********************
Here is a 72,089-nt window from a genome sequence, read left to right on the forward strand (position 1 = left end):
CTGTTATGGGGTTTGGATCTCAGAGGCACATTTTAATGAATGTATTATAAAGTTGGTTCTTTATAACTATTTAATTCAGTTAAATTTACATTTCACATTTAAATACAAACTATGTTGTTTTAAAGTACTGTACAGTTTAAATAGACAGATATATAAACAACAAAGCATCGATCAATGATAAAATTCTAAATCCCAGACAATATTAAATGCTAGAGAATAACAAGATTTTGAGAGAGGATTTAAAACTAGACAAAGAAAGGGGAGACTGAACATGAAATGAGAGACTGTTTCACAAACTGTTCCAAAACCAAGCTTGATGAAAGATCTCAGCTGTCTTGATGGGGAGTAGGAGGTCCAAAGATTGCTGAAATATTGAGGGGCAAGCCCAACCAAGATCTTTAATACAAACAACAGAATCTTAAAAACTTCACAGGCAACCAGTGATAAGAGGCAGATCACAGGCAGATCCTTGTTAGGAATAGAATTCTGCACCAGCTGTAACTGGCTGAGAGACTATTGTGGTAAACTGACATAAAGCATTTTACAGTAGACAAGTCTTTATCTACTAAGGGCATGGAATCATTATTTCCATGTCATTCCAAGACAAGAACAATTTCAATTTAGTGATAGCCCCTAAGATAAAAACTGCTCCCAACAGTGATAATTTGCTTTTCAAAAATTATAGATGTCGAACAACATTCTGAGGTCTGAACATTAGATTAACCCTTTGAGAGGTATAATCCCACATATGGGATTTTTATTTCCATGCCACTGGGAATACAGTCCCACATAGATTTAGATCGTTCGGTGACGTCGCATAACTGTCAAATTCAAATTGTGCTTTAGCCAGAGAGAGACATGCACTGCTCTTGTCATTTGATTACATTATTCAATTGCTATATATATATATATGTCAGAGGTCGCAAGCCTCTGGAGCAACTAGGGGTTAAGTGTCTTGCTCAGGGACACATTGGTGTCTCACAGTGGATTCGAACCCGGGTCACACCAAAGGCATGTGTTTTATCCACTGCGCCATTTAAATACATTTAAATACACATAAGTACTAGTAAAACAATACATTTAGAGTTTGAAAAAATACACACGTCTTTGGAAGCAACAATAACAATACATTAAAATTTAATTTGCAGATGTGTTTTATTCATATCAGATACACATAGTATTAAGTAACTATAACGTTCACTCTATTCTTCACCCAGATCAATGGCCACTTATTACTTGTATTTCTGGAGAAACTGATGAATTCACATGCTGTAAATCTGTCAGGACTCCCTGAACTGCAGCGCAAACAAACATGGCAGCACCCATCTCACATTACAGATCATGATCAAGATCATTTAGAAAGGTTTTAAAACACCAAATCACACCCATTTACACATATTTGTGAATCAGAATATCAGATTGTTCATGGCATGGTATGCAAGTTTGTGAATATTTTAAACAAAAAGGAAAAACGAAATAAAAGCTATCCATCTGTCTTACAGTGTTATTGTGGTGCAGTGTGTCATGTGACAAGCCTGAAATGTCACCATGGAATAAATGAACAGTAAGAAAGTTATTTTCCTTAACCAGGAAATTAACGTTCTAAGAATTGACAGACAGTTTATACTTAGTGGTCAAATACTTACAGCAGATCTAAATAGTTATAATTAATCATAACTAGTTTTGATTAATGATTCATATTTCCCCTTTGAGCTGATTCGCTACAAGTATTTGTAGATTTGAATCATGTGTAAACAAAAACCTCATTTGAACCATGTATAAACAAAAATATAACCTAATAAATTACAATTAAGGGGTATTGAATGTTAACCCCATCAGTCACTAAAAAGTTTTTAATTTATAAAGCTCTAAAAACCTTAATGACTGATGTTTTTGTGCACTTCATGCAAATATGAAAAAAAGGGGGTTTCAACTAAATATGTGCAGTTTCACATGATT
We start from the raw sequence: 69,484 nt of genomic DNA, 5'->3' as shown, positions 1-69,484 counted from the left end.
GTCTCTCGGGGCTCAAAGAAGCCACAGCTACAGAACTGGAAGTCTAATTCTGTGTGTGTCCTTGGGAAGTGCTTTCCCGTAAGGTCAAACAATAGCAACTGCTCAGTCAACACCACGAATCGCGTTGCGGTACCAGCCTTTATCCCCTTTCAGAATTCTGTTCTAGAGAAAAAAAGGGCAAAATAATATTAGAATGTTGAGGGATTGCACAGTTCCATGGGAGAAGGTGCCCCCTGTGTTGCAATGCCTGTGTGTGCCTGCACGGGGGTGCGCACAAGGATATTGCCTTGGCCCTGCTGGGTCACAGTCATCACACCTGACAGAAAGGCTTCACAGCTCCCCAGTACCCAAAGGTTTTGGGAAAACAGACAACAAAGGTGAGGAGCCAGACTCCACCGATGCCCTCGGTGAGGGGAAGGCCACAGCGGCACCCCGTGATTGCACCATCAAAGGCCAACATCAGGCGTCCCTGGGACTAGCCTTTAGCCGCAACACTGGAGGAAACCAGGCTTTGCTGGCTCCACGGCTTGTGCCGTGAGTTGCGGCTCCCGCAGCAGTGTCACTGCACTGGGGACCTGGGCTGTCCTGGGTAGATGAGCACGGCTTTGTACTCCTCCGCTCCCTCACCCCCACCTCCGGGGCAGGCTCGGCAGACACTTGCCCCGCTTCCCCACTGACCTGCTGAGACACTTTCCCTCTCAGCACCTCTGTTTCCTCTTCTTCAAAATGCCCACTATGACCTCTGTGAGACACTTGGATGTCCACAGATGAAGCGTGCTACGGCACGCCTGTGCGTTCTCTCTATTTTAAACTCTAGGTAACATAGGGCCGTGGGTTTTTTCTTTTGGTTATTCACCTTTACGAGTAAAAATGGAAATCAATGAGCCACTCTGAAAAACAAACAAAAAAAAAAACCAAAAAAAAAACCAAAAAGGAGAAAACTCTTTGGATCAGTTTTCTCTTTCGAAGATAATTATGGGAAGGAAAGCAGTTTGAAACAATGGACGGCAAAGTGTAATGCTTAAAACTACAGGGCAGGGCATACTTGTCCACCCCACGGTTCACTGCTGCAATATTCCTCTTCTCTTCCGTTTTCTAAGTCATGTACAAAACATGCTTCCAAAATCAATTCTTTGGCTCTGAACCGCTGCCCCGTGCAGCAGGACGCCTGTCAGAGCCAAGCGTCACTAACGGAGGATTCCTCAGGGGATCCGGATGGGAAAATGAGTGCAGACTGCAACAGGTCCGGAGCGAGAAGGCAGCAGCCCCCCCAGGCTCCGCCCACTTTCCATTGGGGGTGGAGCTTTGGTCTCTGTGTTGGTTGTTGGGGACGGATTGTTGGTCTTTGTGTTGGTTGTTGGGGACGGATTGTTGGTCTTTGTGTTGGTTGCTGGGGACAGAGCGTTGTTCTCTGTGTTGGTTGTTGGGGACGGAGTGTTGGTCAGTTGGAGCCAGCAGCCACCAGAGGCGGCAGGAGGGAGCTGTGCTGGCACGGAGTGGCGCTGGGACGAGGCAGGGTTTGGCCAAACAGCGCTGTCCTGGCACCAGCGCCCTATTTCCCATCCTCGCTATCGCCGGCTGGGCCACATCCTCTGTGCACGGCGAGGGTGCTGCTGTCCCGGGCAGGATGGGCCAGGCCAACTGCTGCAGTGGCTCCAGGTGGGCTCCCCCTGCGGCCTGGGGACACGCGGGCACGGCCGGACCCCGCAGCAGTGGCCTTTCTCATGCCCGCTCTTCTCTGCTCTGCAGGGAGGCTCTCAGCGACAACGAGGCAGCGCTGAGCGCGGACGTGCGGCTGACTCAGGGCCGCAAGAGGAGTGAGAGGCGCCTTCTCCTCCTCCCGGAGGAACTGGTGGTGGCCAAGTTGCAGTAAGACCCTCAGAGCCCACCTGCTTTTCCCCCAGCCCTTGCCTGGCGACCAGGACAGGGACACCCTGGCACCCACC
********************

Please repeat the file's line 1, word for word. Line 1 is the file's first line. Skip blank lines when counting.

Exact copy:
Here is a 72,089-nt window from a genome sequence, read left to right on the forward strand (position 1 = left end):